If we have abdicated our birthright to scientific progress, we have done so by moving the debate into the realm of political and cultural argument, where we all feel more confident, because it is here that the Gut rules. Held to this standard, any scientific theory is rendered mere opinion. Scientific fact is no more immutable than a polling sample. This is how there's a “debate” over global warming, even though the preponderance of fact among those who actually have studied the phenomenon renders the “debate” quite silly. The debate is about making people feel better about driving SUV's. The debate is less about climatology than it is about guiltlessly topping off your tank and voting in tax incentives for oil companies.


The whole article is quite long, and it covers a lot more than just creationism. The tone of the article is exactly right and long overdue.

The next time you hear some condescending pseudoliberal columnist peddle cheap excuses for the fundamentalists; the next time you hear someone say they are just responding to misperceived threats to their faith or to an overzealous atheist like Richard Dawkins; the next time you hear some postmodern nonsense about people basing their worldviews on different assumptions; just remember the wise words of this article. Religious fundamentalism is born out of laziness and cowardice. It is the province of people who can't be troubled to educate themselves about anything, and who have no higher ambition in life than to be led by a charismatic preacher. It is nothing more noble than that.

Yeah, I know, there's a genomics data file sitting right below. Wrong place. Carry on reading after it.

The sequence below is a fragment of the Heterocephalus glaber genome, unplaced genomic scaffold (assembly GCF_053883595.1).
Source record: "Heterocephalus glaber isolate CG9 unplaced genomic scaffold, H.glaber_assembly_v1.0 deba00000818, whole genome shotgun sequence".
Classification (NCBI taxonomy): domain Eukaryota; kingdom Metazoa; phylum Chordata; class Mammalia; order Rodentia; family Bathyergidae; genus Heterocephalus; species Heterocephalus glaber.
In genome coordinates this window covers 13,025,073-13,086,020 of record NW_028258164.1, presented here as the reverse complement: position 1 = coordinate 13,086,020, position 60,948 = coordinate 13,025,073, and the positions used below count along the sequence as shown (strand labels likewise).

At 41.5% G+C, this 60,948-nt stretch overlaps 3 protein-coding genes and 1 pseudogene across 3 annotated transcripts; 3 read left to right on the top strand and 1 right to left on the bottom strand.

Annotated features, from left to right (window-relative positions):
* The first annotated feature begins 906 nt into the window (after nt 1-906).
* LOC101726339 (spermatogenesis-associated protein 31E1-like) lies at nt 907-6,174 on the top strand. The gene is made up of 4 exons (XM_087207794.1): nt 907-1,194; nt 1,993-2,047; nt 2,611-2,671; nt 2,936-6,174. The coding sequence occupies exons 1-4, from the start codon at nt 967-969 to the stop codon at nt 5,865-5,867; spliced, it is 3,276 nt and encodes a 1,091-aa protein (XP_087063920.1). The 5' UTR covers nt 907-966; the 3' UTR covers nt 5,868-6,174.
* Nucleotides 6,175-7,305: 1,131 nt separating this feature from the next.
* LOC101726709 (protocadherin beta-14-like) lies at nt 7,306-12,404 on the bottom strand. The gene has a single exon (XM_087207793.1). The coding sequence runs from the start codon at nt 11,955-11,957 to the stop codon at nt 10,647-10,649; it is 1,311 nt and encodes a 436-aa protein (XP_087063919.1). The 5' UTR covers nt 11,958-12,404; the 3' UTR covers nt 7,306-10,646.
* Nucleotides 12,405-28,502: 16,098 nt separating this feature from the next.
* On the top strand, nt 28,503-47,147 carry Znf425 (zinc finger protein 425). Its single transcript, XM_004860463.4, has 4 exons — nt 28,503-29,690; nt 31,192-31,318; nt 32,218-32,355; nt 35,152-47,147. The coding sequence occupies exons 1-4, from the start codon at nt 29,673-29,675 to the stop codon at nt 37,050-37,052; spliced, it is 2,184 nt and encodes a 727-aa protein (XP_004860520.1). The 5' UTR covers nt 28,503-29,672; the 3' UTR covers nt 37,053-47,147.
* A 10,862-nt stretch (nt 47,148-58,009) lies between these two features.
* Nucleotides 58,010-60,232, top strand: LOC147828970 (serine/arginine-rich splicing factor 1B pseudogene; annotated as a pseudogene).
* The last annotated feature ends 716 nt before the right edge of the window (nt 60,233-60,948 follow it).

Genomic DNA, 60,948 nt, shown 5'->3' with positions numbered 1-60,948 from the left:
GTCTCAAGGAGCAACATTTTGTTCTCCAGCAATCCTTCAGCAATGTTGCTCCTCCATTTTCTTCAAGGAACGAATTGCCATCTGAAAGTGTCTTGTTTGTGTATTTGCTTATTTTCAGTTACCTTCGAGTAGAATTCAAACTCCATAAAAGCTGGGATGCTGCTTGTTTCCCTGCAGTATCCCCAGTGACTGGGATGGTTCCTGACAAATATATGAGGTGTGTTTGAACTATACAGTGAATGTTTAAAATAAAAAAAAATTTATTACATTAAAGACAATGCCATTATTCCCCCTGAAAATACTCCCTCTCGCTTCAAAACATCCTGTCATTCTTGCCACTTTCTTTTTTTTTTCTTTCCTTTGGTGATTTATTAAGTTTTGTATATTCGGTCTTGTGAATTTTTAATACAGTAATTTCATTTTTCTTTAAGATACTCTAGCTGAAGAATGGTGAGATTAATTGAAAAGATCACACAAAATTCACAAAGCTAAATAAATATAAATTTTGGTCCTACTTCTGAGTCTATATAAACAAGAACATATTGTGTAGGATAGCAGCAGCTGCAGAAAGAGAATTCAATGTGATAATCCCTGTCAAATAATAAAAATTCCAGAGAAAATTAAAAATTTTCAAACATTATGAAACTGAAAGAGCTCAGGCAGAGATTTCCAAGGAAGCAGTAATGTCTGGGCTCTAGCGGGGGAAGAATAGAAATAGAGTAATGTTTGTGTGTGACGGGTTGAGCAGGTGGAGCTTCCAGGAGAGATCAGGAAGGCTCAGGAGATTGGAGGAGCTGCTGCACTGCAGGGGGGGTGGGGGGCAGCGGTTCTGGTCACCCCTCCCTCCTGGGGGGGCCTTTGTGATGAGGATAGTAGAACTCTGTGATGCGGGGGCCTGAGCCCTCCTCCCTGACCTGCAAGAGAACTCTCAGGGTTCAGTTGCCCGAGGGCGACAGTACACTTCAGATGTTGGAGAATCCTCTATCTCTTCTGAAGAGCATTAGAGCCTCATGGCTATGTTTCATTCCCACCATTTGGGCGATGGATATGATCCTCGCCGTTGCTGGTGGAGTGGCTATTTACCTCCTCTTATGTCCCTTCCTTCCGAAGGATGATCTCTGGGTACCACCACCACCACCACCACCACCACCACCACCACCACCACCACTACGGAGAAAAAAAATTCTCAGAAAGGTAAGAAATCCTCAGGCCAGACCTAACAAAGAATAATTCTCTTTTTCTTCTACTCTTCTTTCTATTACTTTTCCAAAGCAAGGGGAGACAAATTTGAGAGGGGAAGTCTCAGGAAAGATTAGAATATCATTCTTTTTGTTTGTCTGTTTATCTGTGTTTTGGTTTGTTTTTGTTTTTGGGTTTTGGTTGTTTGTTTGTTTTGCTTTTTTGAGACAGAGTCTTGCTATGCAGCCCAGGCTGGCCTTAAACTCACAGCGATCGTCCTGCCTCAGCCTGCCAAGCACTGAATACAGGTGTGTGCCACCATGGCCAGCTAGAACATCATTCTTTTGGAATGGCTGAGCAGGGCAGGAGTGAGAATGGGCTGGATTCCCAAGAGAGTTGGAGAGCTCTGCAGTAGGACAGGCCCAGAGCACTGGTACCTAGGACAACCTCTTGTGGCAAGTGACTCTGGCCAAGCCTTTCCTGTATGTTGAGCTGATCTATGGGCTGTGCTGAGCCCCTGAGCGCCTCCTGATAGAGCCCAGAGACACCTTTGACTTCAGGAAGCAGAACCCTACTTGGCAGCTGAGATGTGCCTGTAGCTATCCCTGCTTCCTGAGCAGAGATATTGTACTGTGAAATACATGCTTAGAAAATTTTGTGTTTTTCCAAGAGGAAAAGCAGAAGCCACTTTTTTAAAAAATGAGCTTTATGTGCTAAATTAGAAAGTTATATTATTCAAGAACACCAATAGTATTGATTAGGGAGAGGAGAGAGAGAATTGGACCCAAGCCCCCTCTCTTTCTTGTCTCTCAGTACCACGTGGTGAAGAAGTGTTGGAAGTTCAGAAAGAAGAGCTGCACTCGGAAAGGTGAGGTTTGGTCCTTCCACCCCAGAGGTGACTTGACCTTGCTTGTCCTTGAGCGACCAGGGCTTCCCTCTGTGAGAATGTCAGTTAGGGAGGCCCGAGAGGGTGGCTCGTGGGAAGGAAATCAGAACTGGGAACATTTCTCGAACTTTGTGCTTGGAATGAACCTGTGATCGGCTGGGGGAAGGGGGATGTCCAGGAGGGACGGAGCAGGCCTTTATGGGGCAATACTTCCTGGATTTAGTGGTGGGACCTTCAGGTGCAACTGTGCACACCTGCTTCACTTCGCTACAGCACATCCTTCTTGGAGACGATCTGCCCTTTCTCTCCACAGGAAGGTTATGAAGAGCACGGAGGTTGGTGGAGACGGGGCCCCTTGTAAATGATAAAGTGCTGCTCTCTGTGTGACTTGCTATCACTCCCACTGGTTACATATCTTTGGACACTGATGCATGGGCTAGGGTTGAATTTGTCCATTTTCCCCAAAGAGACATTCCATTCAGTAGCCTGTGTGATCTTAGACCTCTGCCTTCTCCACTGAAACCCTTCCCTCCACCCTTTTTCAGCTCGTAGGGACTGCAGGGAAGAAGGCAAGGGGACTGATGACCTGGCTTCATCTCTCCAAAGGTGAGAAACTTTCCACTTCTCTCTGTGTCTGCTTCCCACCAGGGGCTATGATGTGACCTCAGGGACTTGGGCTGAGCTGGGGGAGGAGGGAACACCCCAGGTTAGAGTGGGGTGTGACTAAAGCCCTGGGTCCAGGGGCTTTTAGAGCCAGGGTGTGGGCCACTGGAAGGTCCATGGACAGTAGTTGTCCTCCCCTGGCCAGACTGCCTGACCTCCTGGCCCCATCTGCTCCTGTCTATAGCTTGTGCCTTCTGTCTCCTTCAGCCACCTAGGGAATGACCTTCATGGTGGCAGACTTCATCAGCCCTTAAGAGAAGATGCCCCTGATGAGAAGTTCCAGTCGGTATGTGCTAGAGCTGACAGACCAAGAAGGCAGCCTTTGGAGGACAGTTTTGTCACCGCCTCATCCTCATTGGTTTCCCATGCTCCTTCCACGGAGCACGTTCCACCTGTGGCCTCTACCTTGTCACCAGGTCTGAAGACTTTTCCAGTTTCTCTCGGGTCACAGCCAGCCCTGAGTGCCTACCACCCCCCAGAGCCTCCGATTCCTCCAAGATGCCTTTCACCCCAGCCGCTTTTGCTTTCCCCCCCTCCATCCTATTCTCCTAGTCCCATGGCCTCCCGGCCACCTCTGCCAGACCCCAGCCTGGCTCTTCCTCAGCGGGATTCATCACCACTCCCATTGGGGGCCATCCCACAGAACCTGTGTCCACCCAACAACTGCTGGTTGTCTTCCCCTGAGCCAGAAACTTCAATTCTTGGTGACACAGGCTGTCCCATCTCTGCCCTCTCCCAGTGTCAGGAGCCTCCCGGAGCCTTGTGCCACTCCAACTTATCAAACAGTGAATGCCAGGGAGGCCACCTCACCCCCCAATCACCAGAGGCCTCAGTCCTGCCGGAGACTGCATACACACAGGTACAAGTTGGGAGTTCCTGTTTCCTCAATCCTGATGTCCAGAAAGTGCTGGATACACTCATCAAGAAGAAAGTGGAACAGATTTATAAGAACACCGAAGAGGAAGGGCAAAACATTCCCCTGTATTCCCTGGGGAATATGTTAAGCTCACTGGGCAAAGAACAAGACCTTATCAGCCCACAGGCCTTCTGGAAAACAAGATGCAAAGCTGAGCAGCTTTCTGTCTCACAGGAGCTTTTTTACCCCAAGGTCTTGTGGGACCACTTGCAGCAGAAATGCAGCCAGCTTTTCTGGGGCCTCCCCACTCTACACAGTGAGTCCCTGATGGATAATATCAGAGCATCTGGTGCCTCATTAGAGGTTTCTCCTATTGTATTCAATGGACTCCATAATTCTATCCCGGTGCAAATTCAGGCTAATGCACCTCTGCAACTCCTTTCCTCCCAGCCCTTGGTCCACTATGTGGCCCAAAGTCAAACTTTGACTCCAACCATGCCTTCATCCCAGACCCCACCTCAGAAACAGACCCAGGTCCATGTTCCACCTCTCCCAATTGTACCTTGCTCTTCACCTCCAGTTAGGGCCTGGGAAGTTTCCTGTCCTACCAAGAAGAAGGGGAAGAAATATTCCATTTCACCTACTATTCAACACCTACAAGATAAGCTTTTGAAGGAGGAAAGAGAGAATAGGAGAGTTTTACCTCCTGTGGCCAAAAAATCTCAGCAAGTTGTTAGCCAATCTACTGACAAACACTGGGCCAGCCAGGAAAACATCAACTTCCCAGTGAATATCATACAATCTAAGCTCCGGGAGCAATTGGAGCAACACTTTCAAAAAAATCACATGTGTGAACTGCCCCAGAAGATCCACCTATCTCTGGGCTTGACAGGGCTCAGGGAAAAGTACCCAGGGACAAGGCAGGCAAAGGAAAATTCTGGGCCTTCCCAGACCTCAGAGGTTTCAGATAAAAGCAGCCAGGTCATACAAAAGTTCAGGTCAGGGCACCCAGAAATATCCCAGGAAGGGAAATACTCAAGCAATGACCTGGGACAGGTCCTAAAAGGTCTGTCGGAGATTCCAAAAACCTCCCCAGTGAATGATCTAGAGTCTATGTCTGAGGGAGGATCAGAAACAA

28 Comments:

At 4:44 PM, Blogger M.C. said...

It is the province of people who can't be troubled to educate themselves about anything, and who have no higher ambition in life than to be led by a charismatic preacher.


What's the difference between relying on a charismatic preacher to tell you what to think, and relying on Scientific American to tell you what to think?

Both are examples of intellectual "laziness and cowardice".

I think Anthony Freeman and Robin Hanson have correctly diagnosed the institition of science.

Organized science is out there picking on the intellectual lightweights of "creation science" instead of investigating its own lacunae.

 
At 4:47 PM, Blogger Jason said...

m.c-

The difference is that on scientific issues, Scientific American gets it right A LOT more often than any charismatic preacher.

But who, exactly, is relying on Scientific American to tell him what to think?

 
At 5:05 PM, Blogger PatSki said...

Scientific American doesn't tell you what to think. A charismatic preacher does.
SciAm seeks to presents what learned minds have discovered so far in their research. A preacher seeks to spread his myopic view of the world and convert others to this view and damn those who do not come round to his way of thinking.
I could carry on.....

 
At 5:10 PM, Blogger M.C. said...

I've ran into many "skeptics" who say they won't believe anything until it has been published in Nature or Scientific American.

It's really just a metaphor for ideas which have been "approved" by the scientific mainstream. And you will find a great many people who hold that vision of science up as their standard for reality. Not science as a method -- science as a social institution which has decided what is true and what cannot possibly be real.